Blog > The Effects of World War I in Oxford House

The Effects of World War I in Oxford House

When World War I broke out in 1914, Oxford House was no stranger to its effects. In the years that followed, the House experienced various changes: clubs lost members, the number of residents shrunk, but in spite of it all Oxford House remained a place for the people of Bethnal Green to come together during such difficult times.

The first and most palpable effect to be felt in the House was the decline in the number of residents and workers. In 1914, the House had 30 external workers and 27 residents. By 1915, the total number of residents and workers had gone down to 29 men, out of which only 14 were permanent residents.

In that same year it was reported that almost 100 former residents were at the front, and that three of them were missing. In the years to come, the number of Oxford House’s men that had perished in the war would only increase. After the war had ended, their names would be immortalised in the War Memorial in the Chapel of the House.

The war not only had an impact on the number of residents and workers, but also on club memberships. The 1914 Annual Report already lists a loss of 200 members in the clubs. Given the situation, the House found it necessary to temporarily close some of them; such was the case of the University Club in 1916. While some clubs had to close down, the pressing conditions of the war had the Army taking over some of Oxford House’s buildings. The Webbe Institute, for example, was converted into an Army boot factory during those years.

Nonetheless, the war was not only about losses for Oxford House. In 1914 the House opened a new club aimed for the soldiers’ and sailors’ wives, offering them a place to come together while their husbands were at the front. Moreover, if the clubs aimed for young men old enough to join the Army had to close, the situation at the Boys’ Club was the complete opposite. By 1915, the challenge was for only one manager to deal with the vast number of kids in the clubs. In addition to this, the Excelsior Hall continued to provide p1020124entertainment activities for the community throughout the war.

In 1917, during the air raid of the 13th of June the neighbours of Bethnal Green gathered at Oxford House seeking for shelter, after a long campaign to convince them that the House was safer than their own homes. After that episode, Oxford House became the place in the area to shelter from air raids. With every raid, the basement and other common spaces were filled with at least 1,500 people.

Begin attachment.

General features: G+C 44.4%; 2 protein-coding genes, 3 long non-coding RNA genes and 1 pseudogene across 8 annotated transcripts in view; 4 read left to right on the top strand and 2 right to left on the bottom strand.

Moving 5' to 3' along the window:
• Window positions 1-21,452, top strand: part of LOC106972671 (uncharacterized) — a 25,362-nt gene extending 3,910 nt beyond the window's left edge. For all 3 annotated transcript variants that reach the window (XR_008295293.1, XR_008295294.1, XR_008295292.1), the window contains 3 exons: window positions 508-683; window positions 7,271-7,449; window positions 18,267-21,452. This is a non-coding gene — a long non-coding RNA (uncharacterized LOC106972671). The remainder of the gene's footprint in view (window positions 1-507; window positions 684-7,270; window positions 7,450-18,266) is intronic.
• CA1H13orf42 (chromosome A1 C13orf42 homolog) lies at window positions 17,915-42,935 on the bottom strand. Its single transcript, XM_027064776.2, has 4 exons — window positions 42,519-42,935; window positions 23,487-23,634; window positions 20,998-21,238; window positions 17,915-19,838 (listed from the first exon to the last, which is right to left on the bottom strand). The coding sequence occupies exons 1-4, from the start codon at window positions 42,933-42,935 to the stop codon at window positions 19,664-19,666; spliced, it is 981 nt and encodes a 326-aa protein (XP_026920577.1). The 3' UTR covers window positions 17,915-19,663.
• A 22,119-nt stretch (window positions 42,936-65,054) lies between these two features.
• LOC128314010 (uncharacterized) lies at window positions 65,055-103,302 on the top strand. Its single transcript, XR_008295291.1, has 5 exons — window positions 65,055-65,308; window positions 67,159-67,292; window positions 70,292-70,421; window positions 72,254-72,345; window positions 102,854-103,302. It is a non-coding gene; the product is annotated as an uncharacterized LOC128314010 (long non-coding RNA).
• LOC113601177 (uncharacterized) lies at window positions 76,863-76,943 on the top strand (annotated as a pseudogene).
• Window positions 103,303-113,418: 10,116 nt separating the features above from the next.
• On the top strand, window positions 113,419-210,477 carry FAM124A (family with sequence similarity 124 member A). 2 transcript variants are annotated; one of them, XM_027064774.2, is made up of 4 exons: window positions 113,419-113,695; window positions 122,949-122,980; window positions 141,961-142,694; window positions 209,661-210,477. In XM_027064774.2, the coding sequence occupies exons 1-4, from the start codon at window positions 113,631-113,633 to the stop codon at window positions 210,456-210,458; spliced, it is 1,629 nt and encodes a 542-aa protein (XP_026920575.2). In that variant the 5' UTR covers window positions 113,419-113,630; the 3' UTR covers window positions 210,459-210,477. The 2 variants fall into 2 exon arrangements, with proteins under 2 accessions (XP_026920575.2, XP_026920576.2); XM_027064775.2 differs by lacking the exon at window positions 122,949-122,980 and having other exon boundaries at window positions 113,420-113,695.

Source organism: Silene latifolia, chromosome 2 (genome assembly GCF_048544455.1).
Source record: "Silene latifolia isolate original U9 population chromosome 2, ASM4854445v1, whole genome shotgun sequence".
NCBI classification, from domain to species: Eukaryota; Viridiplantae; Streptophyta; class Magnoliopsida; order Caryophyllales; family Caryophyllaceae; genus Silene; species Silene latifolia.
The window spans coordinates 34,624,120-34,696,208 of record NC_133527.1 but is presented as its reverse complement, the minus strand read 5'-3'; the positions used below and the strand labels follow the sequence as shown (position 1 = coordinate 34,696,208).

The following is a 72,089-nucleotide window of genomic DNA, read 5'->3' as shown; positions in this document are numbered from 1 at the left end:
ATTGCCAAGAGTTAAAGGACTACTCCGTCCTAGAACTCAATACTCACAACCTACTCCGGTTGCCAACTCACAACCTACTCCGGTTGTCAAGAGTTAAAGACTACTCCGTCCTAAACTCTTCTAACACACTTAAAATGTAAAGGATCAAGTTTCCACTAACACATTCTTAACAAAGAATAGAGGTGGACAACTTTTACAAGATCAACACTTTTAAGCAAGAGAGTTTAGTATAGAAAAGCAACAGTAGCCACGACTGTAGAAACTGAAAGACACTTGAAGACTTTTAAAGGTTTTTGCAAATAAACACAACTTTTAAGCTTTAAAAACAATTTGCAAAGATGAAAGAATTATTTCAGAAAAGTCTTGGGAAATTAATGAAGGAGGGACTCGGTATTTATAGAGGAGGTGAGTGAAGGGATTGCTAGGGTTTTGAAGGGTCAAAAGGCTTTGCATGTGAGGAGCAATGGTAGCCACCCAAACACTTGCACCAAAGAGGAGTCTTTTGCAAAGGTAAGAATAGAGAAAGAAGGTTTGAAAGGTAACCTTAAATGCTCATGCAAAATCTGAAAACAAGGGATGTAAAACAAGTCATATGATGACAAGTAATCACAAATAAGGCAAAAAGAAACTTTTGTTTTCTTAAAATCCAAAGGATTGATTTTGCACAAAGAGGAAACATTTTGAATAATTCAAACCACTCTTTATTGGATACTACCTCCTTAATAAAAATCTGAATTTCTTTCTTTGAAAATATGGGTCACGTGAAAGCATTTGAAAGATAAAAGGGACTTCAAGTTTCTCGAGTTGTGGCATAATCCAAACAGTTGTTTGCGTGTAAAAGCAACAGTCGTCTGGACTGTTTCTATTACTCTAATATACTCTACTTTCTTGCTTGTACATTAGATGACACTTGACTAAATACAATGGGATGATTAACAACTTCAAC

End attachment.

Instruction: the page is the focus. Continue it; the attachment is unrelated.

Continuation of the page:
Even though the consequences and casualties of the War were deeply felt by Oxford House, the House was able to maintain its role as a place for the community to feel welcome and safe in that dark period.

 

Text: Juan Pablo Vilches

Images:
1. World War I Air Raid Damage in Aldgate High Street. IWM Non Commercial Licence.
2. Ralph Charles Fairbairn Cotton. Winchester College
3. War Memorial in Oxford House’s Chapel. Oxford House.

Sources:
The Oxford House in Bethnal Green 1884-1948. London: T. Brakell Ltd.
Oxford House: 100 years of work in the community (Mandy Ashworth)

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WANTED: Archivist for heritage project Fascism in the East End The Blitz The Original Oxford House Conscientious objectors The Welsh Schools The Excelsior The Effects of World War I in Oxford House War Memorial The Inauguration of the Oxford House Building 1892 From Oxford House to Local and International Stardom In the Spotlight: the Repton Boxing Club and Oxford House Hensley Henson, Oxford House leader The Kray Twins Alfred Soord, The Crucifixion. Oxford House Chapel Women and Oxford House Oxford House and its Clubs Why you should donate to save our secret chapel The Bethnal Green Tube Tragedy The Webbe Boys’ Club Is it a bird? Is it a plane? No! It’s Super Kid (a.k.a. Eddie Marsan) Save Oxford House's 'Secret' Chapel Oxford House and Arthur Foley Winnington-Ingram Our resolution? Raise all the funds to start our major heritage project Post War Regeneration of Bethnal Green Weavers’ Fields and the Huguenots Guy Clutton-Brock: from Oxford House to hero of Zimbabwe WWI: Zeppelins or ‘Take me back to dear old Blighty’ The Hidden Gem: Oxford House Chapel History in the making Oxford House and Ben Uri Gallery The Chapel Oxford House Arms: Dominus Illuminatio Mea Why is Oxford House listed as Grade II Heritage? Heritage Lottery Fund - 'Oh! ‘wins’ the lottery' Who designed Oxford House? The Boys and Men’s Clubs in the 19th and early 20th century Why a new building in 1891? Rise under Rev. Winnington-Ingram How it all begun. Clubs and activities at Oxford House 1884 Who created Oxford House? What is a settlement? 130 Not out! Our pre-history: The Oxford Movement From Victorian Gap Year to Community Hub
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